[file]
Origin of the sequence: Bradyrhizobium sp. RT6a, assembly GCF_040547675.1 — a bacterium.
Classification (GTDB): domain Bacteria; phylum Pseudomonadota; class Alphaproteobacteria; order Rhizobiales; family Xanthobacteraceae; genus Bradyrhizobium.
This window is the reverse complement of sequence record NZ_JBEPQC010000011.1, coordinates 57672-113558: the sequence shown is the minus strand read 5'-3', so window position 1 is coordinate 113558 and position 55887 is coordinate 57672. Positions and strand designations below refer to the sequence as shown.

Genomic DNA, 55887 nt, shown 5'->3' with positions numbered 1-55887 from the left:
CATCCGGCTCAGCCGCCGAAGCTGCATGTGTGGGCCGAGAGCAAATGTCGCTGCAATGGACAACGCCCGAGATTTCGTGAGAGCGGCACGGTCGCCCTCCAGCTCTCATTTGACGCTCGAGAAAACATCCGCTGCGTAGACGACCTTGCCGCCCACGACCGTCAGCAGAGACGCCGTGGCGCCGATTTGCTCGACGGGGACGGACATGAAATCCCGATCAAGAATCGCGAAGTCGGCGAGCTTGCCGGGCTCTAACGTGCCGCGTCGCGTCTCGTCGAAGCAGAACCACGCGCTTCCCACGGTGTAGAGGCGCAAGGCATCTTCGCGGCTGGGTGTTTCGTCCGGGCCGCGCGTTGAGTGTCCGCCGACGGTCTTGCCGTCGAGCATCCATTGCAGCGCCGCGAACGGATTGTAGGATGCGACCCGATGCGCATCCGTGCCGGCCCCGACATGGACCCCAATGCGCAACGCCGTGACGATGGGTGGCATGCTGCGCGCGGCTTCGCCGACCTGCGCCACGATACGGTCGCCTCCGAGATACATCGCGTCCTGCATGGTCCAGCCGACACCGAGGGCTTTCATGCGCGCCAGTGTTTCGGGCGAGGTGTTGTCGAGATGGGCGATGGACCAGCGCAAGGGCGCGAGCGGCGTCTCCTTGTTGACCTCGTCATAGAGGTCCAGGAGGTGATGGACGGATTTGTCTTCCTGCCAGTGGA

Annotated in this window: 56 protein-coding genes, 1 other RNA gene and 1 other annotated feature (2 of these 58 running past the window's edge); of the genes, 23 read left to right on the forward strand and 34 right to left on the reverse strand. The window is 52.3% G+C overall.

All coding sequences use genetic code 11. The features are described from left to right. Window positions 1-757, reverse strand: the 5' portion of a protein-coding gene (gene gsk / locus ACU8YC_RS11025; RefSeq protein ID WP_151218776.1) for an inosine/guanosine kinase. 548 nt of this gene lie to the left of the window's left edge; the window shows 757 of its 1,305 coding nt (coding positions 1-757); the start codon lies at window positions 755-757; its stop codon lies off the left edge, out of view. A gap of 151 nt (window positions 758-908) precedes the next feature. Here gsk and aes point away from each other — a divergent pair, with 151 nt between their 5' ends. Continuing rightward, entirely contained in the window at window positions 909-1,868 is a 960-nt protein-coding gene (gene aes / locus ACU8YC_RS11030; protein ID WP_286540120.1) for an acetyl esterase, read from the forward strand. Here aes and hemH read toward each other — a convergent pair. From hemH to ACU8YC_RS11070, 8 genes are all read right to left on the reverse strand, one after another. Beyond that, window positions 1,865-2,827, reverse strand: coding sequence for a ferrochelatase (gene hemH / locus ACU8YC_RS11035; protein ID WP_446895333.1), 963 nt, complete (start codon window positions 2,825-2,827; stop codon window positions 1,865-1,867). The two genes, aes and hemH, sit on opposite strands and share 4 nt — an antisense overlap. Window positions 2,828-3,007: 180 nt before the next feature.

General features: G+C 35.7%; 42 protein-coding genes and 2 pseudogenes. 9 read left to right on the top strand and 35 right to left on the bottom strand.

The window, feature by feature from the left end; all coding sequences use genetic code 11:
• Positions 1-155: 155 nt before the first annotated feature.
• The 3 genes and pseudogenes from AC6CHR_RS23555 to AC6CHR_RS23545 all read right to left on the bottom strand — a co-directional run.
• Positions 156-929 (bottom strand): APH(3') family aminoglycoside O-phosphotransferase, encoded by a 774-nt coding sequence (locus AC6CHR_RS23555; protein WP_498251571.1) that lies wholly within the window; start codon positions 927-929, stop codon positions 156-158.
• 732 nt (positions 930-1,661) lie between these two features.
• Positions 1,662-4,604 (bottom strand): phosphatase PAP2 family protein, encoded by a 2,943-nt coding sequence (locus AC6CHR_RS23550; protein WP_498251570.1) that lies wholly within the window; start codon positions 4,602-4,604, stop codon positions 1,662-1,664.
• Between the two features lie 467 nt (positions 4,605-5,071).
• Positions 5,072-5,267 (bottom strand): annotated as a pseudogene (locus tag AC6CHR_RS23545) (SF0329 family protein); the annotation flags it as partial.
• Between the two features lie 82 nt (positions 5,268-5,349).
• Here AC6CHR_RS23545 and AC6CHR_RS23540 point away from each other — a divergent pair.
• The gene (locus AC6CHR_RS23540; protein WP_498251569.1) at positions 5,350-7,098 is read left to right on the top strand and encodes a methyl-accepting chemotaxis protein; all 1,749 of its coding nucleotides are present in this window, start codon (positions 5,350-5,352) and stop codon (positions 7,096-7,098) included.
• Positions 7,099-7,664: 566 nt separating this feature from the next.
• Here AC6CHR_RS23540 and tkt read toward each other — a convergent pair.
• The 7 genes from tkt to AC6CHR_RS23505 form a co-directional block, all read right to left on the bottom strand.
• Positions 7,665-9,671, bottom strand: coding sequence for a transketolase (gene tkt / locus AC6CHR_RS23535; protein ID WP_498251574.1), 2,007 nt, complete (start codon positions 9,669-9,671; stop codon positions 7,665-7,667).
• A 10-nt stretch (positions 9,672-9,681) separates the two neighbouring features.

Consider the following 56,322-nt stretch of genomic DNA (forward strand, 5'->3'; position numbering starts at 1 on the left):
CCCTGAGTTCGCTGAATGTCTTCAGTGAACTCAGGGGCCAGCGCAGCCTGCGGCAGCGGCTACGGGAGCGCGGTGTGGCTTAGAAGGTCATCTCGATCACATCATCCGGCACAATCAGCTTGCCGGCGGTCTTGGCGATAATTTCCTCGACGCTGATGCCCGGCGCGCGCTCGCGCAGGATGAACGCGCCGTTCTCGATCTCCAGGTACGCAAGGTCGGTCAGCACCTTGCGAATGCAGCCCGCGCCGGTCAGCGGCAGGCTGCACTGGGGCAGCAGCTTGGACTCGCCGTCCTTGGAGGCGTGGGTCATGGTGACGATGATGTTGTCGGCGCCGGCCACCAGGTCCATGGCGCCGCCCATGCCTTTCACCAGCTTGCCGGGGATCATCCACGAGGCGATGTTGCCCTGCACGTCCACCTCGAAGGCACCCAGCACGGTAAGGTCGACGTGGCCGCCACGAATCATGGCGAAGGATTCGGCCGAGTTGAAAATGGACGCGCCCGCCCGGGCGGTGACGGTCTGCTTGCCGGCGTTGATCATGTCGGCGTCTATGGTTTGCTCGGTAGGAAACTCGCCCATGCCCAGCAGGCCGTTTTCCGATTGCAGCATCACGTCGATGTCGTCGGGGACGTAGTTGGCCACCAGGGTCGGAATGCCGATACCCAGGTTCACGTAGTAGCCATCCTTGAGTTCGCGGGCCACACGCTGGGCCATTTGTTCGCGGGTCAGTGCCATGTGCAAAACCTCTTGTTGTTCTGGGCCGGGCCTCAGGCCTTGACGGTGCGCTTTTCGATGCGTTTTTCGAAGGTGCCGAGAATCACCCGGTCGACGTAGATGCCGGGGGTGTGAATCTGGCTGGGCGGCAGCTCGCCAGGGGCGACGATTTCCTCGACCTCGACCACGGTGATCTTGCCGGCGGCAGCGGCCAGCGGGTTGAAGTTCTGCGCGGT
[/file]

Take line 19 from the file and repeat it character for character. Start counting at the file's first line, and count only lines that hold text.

• The gene (locus AC6CHR_RS23540; protein WP_498251569.1) at positions 5,350-7,098 is read left to right on the top strand and encodes a methyl-accepting chemotaxis protein; all 1,749 of its coding nucleotides are present in this window, start codon (positions 5,350-5,352) and stop codon (positions 7,096-7,098) included.